Sistren: doing it for themselves

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Peebles’ Eastgate Theatre is marking Women’s History Month with a play called The Sistren, on Wednesday, March 5, at 7.30pm.

The Sistren, described by creators Gazebo Theatre Company as “a powerful, funny celebration of women”, brings together three extraordinary players in the fight for women’s rights, who give “a compelling, entertaining and moving account of their struggle to make a difference, while dealing with the daily tribulations of womanhood”.

The most famous of the three women is Mary Wollstonecraft, the “founder of modern feminism” through her book Vindication of the Rights of Woman, and mother to Frankenstein author, Mary Shelley.

The second icon is Claudia Jones: communist, founder of the first Black British weekly newspaper, and “the mother of the Nottinghill Carnival”.

The last is Emma Lloyd Sproson or Red Emma: suffragette, and Wolverhampton’s first female councillor.

The Sistren brings these women together in their afterlives, to help a living woman in her hour of need, starring Tonia Daley-Campbell (Jamaica 50, Black Hill, Araba’s Song – A Slaves’ Story), alongside Therese Collins (Foursight Theatre, Women and Theatre, Talking Birds) and Pamela Cole-Hudson (Gazebo, Catcher Media).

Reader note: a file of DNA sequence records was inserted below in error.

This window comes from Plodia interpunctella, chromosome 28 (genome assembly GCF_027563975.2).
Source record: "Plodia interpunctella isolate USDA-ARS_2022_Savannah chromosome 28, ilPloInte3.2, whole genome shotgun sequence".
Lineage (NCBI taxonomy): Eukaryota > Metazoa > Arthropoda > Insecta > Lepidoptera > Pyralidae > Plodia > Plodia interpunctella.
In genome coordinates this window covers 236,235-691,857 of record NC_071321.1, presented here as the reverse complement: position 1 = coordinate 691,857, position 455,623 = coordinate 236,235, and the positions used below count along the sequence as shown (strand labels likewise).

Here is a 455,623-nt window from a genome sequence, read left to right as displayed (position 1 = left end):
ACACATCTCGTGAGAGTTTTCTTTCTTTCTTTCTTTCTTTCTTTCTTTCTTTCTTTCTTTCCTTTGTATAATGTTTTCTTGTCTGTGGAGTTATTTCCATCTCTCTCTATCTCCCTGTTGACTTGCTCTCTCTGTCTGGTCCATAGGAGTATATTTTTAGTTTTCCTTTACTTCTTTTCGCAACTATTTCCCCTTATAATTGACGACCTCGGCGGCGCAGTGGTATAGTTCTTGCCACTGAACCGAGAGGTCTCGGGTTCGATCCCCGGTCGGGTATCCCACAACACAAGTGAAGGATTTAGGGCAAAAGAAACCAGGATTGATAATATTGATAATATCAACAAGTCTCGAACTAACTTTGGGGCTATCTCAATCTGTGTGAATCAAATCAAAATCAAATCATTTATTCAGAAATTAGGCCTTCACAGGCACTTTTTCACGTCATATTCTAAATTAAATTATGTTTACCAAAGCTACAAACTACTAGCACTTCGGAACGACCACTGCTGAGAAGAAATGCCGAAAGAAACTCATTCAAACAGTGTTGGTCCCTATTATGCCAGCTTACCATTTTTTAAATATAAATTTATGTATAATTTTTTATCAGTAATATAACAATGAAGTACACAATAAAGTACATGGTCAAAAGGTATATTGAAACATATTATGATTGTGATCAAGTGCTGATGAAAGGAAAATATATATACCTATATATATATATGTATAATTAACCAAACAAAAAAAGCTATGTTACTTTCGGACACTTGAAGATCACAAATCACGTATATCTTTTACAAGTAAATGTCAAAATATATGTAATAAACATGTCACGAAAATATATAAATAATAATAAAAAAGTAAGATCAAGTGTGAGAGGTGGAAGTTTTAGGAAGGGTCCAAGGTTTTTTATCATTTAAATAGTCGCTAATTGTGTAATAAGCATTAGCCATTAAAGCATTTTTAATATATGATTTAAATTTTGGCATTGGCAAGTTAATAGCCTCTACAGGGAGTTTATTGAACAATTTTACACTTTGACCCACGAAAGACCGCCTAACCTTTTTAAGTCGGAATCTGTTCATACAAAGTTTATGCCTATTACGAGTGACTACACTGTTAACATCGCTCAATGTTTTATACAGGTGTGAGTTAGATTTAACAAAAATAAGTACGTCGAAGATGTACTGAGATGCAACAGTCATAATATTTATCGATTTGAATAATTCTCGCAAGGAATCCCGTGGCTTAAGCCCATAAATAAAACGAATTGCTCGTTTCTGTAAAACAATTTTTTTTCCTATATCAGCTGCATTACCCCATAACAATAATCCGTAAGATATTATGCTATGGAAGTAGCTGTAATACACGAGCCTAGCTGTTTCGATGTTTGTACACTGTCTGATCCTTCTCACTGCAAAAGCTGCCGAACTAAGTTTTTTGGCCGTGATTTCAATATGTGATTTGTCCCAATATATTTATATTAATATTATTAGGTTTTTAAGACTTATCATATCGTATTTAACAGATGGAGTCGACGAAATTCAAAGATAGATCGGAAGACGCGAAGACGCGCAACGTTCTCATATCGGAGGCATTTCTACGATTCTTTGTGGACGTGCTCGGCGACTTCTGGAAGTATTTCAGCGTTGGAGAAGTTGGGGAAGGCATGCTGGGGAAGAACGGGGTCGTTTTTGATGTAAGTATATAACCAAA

The Eastgate’s Liz Taylor writes: “If you like laughing, crying, history, current affairs, women or hearing the things we all think but never talk about, (men, this will be an eye opener), this is one exciting new play.”

She added: “The theme for this year’s Women’s History Month, celebrating women of character, courage, and commitment, honours the extraordinary and often unrecognised determination and tenacity of women.”

“Against social convention and often legal restraints, women have created a legacy that expands the frontiers of possibility for generations to come.

“They have demonstrated their character, courage and commitment as mothers, educators, institution builders, business, labor, political and community leaders, relief workers, women religious, and CEOs.

“Their lives and their work inspire girls and women to achieve their full potential and encourage boys and men to respect the diversity and depth of women’s experience.

“These role models along with countless others demonstrate the importance of writing women back into history.”

The observance of women’s history began in 1978 in California as ‘Women’s History Week’ using March 8, International Women’s Day, as a focal point.

The movement grew in momentum until in the mid-eighties when it expanded to a month long celebration for women throughout the globe.

The Sistren is the imagining of the Wolverhampton-based Gazebo Theatre Company, which has been in existence for 34 years, providing professional theatre productions, theatre in education programmes and community arts projects.

Its past productions include Rivers To Cross, Jamaica 50 and Sorry! No Coloureds, No Irish, No Dogs. Part of their programme for 2014 includes The Sistren, which also invites audience members to participate in a post-show discussion.

Tickets cost £14 (schoolchildren £5).